The method of using the measured temperature of the polishing pad to detect endpoint is depicted in FIG. 4, which shows the behavior of infrared detected polishing pad temperature versus time, when using chemical/mechanical polishing to planarize the surface of the semiconductor wafer. As the second PE-TEOS layer, 41, first begins to be polished the temperature of the polishing pad increases, indicated by 50, because of the friction between the fibers of the pad, the abrading particles in the polishing slurry, and the PE-TEOS layer. The temperature of the polishing pad remains at a substantially steady level, indicated by 51, during the polishing of the PE-TEOS layer. When the polishing pad makes contact to the SOG layer, 40, which is a more difficult material to polish, the friction between the fibers of the pad, the abrading particles in the polishing slurry, and the polished surface increases and the temperature of the polishing pad increases, as indicated by 53. Finally the temperature of the polishing pad levels off at a higher value, indicated by 54, which is a result of the higher friction between the fibers of the pad, the abrading particles in the polishing slurry, and the SOG layer, 40. Endpoint, (E.P.), is selected as the time at which the polishing pad temperature indicates that the second PE-TEOS layer, 41, has been removed. The resulting SOG surface, 43, is substantially planar.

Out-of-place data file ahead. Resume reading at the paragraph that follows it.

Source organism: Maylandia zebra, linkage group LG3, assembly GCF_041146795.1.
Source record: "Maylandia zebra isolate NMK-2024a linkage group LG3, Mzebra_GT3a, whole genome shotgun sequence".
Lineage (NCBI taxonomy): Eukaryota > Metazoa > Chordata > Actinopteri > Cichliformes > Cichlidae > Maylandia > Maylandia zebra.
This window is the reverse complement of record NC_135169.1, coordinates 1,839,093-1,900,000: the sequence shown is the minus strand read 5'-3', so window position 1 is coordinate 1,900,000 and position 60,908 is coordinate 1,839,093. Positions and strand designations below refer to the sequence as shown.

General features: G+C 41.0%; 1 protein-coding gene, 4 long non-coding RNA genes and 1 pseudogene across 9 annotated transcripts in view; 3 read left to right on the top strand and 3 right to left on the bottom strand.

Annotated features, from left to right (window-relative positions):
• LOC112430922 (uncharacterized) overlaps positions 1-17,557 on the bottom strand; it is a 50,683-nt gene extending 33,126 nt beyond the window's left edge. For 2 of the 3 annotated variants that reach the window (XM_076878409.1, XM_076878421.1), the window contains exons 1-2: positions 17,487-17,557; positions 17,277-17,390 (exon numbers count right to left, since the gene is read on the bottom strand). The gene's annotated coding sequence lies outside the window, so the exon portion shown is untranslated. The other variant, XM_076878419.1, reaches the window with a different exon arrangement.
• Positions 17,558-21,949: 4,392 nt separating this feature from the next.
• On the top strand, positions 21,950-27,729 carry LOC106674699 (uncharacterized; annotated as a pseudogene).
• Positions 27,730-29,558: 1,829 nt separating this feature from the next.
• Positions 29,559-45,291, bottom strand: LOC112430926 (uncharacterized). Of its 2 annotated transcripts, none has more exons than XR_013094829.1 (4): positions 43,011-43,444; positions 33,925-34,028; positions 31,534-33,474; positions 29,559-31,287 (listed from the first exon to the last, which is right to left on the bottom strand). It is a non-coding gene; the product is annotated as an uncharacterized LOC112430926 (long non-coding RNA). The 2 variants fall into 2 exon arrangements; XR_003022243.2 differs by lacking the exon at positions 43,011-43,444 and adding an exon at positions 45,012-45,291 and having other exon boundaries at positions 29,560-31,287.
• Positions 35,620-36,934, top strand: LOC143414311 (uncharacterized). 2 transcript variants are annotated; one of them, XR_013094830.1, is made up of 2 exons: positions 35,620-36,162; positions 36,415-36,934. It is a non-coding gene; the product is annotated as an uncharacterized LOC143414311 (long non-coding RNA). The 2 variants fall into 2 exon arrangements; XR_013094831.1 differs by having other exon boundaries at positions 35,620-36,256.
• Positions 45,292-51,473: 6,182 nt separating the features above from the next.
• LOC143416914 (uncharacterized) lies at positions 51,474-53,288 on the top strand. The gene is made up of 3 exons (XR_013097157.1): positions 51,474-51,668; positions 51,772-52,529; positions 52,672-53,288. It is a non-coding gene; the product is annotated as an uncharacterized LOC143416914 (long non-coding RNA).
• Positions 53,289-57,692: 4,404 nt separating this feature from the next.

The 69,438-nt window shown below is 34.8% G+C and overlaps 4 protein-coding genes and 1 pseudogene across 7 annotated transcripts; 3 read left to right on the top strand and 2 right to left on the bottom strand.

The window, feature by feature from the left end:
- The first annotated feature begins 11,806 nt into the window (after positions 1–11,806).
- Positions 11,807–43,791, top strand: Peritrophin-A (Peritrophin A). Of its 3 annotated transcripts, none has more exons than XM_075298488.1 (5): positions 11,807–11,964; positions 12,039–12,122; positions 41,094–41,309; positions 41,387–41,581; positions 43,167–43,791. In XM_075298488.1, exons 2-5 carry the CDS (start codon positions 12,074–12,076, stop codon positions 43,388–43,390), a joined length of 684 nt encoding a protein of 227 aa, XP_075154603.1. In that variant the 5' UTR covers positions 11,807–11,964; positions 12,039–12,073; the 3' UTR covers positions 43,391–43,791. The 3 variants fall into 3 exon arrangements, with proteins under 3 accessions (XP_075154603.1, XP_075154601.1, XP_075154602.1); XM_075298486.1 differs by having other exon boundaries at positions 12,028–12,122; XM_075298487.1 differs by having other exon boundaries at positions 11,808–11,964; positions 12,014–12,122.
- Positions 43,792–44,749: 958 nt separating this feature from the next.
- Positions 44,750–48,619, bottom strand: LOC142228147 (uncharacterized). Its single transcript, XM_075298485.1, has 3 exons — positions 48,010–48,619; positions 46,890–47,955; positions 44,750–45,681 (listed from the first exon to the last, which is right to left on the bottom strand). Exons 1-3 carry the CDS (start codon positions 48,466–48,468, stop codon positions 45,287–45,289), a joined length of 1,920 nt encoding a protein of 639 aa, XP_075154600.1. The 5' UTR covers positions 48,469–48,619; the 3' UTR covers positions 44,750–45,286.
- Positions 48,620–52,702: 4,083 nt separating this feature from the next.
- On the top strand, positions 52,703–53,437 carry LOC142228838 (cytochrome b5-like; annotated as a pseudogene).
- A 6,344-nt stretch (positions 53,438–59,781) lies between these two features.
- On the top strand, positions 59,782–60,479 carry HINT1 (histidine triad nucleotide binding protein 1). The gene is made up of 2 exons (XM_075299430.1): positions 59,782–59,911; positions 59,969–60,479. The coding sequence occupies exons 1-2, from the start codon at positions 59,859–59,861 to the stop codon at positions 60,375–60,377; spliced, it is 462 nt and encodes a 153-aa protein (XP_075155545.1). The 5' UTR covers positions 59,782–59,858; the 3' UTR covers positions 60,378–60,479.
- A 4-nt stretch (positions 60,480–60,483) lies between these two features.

A second embodiment of the invention is now described. FIGS. 5 and 6, schematically in cross-sectional representation, show the chemical/mechanical planarization (CMP) of a semiconductor substrate, 12, coated with a layer of silicon oxide, 60, containing openings, 61 and 62, therein. The openings, 61 and 62, provide contact to active devices or to a metal interconnection level. The active devices or metal interconnection level are not shown here, since they do not constitute part of the present invention. Over the oxide, 60, is deposited composite layers of barrier materials, comprising a titanium layer, 63, and a titanium nitride layer, 64. Formation of such barrier layers is common in the industry and may be deposited by sputtering from a titanium target. The layers may be separately deposited by first sputtering from a titanium target in an inert atmosphere, such as argon and then sputtering from a titanium target in a nitrogen atmosphere to form titanium nitride; or a layer of titanium is first deposited, which when exposed to a nitrogen atmosphere will form thereon a layer of titanium nitride. The thicknesses of the barrier layers are between about 100 to 500 Angstroms titanium, 63, and between about 500 to 2,000 Angstroms titanium nitride, 64. Over the layer of titanium nitride, 64, is deposited tungsten, 65, by LPCVD processing using WF6, at a flow between about 40 to 100 sccm, at a temperature between about 350 to 500 C., to a thickness between about 2,000 to 10,000 Angstroms. It is critical to deposit a tungsten layer, which is thick enough to completely fill openings, 61 and 62. The LPCVD process is effective in this regard because in this process the tungsten film growth occurs on both the vertical and horizontal surfaces.